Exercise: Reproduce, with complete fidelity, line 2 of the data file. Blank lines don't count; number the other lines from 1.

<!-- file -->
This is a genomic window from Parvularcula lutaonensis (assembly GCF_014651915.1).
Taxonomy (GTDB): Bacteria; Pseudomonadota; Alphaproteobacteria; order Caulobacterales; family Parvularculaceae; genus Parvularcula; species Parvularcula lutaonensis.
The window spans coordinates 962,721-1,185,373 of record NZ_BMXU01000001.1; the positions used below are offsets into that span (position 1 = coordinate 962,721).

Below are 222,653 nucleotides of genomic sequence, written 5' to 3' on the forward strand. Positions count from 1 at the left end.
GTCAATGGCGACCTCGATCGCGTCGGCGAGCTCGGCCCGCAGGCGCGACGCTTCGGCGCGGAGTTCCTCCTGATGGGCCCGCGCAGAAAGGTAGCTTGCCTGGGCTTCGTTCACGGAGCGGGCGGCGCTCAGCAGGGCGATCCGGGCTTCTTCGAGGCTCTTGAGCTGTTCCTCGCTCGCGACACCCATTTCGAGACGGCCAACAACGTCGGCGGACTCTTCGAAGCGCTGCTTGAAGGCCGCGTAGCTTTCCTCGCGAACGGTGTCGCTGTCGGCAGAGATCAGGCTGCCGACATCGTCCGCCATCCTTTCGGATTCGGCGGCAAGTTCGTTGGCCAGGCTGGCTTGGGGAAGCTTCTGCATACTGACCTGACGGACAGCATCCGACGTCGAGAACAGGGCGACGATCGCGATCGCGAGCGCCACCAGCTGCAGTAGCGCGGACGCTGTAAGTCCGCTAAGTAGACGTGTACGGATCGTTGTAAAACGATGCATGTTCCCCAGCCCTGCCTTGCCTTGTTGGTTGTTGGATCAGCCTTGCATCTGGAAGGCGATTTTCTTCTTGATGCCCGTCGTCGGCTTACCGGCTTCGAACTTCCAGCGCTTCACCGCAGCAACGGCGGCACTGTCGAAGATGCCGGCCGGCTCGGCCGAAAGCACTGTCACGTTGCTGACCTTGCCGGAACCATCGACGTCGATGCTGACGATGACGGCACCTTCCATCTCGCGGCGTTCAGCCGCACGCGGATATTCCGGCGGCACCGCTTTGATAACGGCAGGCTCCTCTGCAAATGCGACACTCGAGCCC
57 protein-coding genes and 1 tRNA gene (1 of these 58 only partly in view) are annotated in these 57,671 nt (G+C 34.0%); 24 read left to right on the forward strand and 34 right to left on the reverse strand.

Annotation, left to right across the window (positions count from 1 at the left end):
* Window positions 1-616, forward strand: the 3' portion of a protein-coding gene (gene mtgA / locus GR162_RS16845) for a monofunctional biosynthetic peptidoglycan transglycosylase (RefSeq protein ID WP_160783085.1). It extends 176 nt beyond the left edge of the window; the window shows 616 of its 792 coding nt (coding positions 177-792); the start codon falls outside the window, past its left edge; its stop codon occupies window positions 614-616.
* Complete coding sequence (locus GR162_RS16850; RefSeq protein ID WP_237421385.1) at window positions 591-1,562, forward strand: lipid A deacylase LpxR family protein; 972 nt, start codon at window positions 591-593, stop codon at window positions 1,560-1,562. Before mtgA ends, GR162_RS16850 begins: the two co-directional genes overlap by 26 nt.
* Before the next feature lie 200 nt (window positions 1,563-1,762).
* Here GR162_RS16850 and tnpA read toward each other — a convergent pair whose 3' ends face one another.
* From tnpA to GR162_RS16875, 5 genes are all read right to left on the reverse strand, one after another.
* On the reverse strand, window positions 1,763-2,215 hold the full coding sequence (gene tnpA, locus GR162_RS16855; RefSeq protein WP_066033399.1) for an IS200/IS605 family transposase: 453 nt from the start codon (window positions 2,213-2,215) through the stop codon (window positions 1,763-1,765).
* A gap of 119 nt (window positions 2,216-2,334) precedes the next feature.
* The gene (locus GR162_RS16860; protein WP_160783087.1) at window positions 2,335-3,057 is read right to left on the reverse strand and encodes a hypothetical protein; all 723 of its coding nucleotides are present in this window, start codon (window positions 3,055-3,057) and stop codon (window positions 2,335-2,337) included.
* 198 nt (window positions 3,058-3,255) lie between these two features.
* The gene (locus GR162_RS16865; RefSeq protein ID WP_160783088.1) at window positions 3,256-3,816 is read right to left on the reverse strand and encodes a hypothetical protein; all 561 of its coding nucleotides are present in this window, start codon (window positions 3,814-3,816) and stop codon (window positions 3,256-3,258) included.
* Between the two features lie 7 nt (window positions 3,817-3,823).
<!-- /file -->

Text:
Taxonomy (GTDB): Bacteria; Pseudomonadota; Alphaproteobacteria; order Caulobacterales; family Parvularculaceae; genus Parvularcula; species Parvularcula lutaonensis.